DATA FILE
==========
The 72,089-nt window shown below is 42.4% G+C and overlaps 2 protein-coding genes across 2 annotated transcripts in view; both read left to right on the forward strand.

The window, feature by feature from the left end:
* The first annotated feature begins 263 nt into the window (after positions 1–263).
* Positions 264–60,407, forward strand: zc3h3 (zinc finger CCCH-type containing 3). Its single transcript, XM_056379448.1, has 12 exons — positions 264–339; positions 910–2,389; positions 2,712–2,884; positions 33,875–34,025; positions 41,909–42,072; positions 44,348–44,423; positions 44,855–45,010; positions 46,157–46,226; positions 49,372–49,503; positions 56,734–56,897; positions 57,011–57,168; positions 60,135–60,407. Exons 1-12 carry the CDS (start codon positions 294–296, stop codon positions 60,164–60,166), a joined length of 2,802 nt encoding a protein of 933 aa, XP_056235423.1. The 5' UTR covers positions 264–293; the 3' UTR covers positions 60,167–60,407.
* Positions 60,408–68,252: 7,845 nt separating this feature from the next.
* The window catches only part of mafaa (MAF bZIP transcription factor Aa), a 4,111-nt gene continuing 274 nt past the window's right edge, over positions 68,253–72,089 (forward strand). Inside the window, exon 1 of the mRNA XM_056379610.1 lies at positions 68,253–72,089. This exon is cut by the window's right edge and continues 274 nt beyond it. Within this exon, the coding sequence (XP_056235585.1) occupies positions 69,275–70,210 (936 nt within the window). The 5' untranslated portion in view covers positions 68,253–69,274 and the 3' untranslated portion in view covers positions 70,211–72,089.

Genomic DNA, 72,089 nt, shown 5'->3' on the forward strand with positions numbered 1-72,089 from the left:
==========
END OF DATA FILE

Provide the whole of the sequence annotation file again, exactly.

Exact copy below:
The 72,089-nt window shown below is 42.4% G+C and overlaps 2 protein-coding genes across 2 annotated transcripts in view; both read left to right on the forward strand.

The window, feature by feature from the left end:
* The first annotated feature begins 263 nt into the window (after positions 1–263).
* Positions 264–60,407, forward strand: zc3h3 (zinc finger CCCH-type containing 3). Its single transcript, XM_056379448.1, has 12 exons — positions 264–339; positions 910–2,389; positions 2,712–2,884; positions 33,875–34,025; positions 41,909–42,072; positions 44,348–44,423; positions 44,855–45,010; positions 46,157–46,226; positions 49,372–49,503; positions 56,734–56,897; positions 57,011–57,168; positions 60,135–60,407. Exons 1-12 carry the CDS (start codon positions 294–296, stop codon positions 60,164–60,166), a joined length of 2,802 nt encoding a protein of 933 aa, XP_056235423.1. The 5' UTR covers positions 264–293; the 3' UTR covers positions 60,167–60,407.
* Positions 60,408–68,252: 7,845 nt separating this feature from the next.
* The window catches only part of mafaa (MAF bZIP transcription factor Aa), a 4,111-nt gene continuing 274 nt past the window's right edge, over positions 68,253–72,089 (forward strand). Inside the window, exon 1 of the mRNA XM_056379610.1 lies at positions 68,253–72,089. This exon is cut by the window's right edge and continues 274 nt beyond it. Within this exon, the coding sequence (XP_056235585.1) occupies positions 69,275–70,210 (936 nt within the window). The 5' untranslated portion in view covers positions 68,253–69,274 and the 3' untranslated portion in view covers positions 70,211–72,089.

Genomic DNA, 72,089 nt, shown 5'->3' on the forward strand with positions numbered 1-72,089 from the left: